I dedicate this dripping blood bar to the memory GeoCities, which was shut down by Yahoo last week:
GeoCities – or GeoShitties, as we all oh-so-cleverly called it – began in 1994 as a community of themed “virtual cities.” There’s a list of all the GeoCities neighborhood names that ever existed on this page, which also offers an illuminating explanation of how the whole process worked:
When GeoCities first started offering free web pages to the public, they decided to create themed neighborhoods. Each neighborhood was then divided into blocks (each block was numbered between 1000 up to 9999). A user would then adopt a block and thus create their own pages within that block. Thus, a user would then have their own web pages located at a URL in this format:
http://www.geocities.com/neighborhood/XXXX (“XXXX” would be a four digit number). The whole management of each Neighborhood was run by volunteers – known as ‘Community Leaders’ (CL’s), which is what made the GeoCities experience so special.
This whole process was known as “homesteading”, and each user had their own “homestead”. Community Leaders helped out each “homesteader”, and created a friendly atmosphere which contributed to the rapid explosion of personal web pages on the internet.
And though it’s probably been years since any of us have even looked at a GeoCities page (and that’s probably a good thing), to some of us, those pages, with “BourbonStreet” and “SoHo” in their URLs, represented a special time: the period in which audiovisual sharing first really took off on the web. Geocities, along with Angelfire and Tripod, were among the first wave of free personal self-expression sites for the masses. It was the first time that people who weren’t born-and-bred web geeks began to establish an earnest online presence, clumsily piecing together basic HTML (“hello! border = 0!” was the big insult to fling at someone whose page lacked a certain finesse). Sure, it contaminated the web with a lot of bad poetry, but it also brought us a plethora of wonder: band fan sites, zine reviews, scanned photos of interesting strangers from across the world.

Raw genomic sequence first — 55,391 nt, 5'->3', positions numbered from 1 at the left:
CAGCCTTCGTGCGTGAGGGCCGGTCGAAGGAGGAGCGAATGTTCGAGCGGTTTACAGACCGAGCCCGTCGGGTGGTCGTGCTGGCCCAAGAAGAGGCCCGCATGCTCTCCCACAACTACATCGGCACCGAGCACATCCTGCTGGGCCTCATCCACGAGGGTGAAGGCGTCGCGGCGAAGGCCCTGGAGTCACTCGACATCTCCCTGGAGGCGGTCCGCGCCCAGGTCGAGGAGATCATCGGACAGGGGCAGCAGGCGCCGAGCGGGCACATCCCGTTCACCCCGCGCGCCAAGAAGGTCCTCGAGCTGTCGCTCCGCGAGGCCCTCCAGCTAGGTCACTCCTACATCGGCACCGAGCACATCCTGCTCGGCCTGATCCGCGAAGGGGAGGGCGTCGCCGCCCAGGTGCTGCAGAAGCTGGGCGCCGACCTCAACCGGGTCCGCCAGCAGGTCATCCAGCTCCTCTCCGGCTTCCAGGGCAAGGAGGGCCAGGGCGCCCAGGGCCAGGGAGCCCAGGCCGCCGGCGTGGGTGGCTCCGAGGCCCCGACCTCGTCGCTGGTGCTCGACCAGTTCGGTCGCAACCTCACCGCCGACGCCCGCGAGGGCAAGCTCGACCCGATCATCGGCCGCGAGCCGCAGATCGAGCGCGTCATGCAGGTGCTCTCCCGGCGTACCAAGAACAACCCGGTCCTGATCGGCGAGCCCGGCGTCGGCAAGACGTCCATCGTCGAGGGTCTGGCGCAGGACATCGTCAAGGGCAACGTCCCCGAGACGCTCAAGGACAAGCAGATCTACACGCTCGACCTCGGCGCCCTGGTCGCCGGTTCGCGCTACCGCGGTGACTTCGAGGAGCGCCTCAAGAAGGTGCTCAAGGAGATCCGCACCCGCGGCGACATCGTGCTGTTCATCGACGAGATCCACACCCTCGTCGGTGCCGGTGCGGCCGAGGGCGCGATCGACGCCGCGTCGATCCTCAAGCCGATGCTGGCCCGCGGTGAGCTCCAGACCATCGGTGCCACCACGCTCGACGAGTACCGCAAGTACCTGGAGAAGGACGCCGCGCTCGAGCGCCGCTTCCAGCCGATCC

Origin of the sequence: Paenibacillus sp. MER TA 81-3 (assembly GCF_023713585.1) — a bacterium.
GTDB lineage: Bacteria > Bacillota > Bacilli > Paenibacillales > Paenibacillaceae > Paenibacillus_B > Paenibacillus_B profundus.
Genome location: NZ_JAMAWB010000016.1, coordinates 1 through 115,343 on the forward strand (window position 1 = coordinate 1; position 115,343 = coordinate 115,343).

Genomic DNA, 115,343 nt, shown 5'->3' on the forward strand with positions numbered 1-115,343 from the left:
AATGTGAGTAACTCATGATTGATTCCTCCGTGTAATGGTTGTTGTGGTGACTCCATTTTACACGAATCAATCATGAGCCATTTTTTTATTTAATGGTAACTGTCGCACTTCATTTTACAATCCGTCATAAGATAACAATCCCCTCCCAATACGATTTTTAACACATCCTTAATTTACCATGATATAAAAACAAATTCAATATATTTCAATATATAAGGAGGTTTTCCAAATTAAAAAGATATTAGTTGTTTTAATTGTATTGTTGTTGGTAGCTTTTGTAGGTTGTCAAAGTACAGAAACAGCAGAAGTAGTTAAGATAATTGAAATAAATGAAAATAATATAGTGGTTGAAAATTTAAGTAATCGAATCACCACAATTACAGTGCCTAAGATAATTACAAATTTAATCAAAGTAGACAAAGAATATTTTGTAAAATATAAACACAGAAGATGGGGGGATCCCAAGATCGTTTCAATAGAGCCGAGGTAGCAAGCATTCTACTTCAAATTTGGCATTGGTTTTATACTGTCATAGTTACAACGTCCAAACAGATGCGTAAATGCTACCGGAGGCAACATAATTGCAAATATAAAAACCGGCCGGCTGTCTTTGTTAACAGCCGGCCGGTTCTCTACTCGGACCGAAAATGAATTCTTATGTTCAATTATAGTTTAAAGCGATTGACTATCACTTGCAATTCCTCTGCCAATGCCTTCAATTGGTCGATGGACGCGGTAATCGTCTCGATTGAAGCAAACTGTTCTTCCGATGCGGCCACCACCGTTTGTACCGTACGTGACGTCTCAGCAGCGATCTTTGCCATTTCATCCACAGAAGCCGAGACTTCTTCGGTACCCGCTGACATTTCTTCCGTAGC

GeoCities will completely cease to exist by the end of the year, and all its sites will be wiped from the face of the web forever. Feast your eyes on few of the relics that will be soon be gone [edit: But there's hope! æon writes in the comments, "jason scott of bbs documentary fame and a team of volunteers are archiving the whole thing." Click here to learn of their valiant efforts.]:
- Kristy’s Riot Grrrl Review
- Panpleasant Profederacy of Eris Proleteriat
- How to Dance Gothic (this and other sites like it are basically where Voltaire scraped all the jokes/lore for his “how to be goth” Hot Topic bestsellers from)
So… anyone here remember a beloved Geocities site that they’d like to share? Anyone here guilty of actually having ever made their own Geocities page? Let us take a moment to commiserate and recall our first memories of the web, our favorite haunts, the ways we discovered one another. Efnet. Dalnet. Undernet. Midgaard. Webrings. Guestbooks. X of the Y sites. ASCII-embellished sigs. BBSes. Alt.barney.dinosaur.die.die.die.
What was your first circle of friends on the web? Do you still keep in touch with them? Where did you get your first taste of this great series of tubes?